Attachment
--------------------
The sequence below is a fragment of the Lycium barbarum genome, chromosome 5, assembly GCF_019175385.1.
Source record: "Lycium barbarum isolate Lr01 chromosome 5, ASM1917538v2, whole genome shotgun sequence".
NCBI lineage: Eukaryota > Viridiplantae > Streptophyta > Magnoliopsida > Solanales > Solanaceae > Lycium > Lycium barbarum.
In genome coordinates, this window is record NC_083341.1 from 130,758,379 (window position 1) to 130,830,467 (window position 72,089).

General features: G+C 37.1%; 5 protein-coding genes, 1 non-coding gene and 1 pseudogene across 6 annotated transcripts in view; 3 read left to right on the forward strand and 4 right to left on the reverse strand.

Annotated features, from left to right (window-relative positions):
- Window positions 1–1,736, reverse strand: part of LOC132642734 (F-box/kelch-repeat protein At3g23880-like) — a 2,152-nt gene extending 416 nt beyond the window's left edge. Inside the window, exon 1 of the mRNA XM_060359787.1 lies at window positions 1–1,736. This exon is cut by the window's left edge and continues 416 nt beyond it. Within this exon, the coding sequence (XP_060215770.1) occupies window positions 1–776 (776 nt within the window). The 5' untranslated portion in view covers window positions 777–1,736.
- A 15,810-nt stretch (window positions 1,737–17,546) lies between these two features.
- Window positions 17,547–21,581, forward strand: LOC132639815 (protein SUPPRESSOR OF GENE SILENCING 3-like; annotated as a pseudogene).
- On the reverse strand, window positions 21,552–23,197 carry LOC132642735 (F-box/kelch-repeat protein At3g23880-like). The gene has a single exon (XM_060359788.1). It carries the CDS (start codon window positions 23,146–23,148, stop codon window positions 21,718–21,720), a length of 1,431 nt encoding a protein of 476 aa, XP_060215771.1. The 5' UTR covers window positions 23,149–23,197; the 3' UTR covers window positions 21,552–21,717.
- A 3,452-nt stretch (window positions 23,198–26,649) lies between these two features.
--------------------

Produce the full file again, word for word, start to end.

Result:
The sequence below is a fragment of the Lycium barbarum genome, chromosome 5, assembly GCF_019175385.1.
Source record: "Lycium barbarum isolate Lr01 chromosome 5, ASM1917538v2, whole genome shotgun sequence".
NCBI lineage: Eukaryota > Viridiplantae > Streptophyta > Magnoliopsida > Solanales > Solanaceae > Lycium > Lycium barbarum.
In genome coordinates, this window is record NC_083341.1 from 130,758,379 (window position 1) to 130,830,467 (window position 72,089).

General features: G+C 37.1%; 5 protein-coding genes, 1 non-coding gene and 1 pseudogene across 6 annotated transcripts in view; 3 read left to right on the forward strand and 4 right to left on the reverse strand.

Annotated features, from left to right (window-relative positions):
- Window positions 1–1,736, reverse strand: part of LOC132642734 (F-box/kelch-repeat protein At3g23880-like) — a 2,152-nt gene extending 416 nt beyond the window's left edge. Inside the window, exon 1 of the mRNA XM_060359787.1 lies at window positions 1–1,736. This exon is cut by the window's left edge and continues 416 nt beyond it. Within this exon, the coding sequence (XP_060215770.1) occupies window positions 1–776 (776 nt within the window). The 5' untranslated portion in view covers window positions 777–1,736.
- A 15,810-nt stretch (window positions 1,737–17,546) lies between these two features.
- Window positions 17,547–21,581, forward strand: LOC132639815 (protein SUPPRESSOR OF GENE SILENCING 3-like; annotated as a pseudogene).
- On the reverse strand, window positions 21,552–23,197 carry LOC132642735 (F-box/kelch-repeat protein At3g23880-like). The gene has a single exon (XM_060359788.1). It carries the CDS (start codon window positions 23,146–23,148, stop codon window positions 21,718–21,720), a length of 1,431 nt encoding a protein of 476 aa, XP_060215771.1. The 5' UTR covers window positions 23,149–23,197; the 3' UTR covers window positions 21,552–21,717.
- A 3,452-nt stretch (window positions 23,198–26,649) lies between these two features.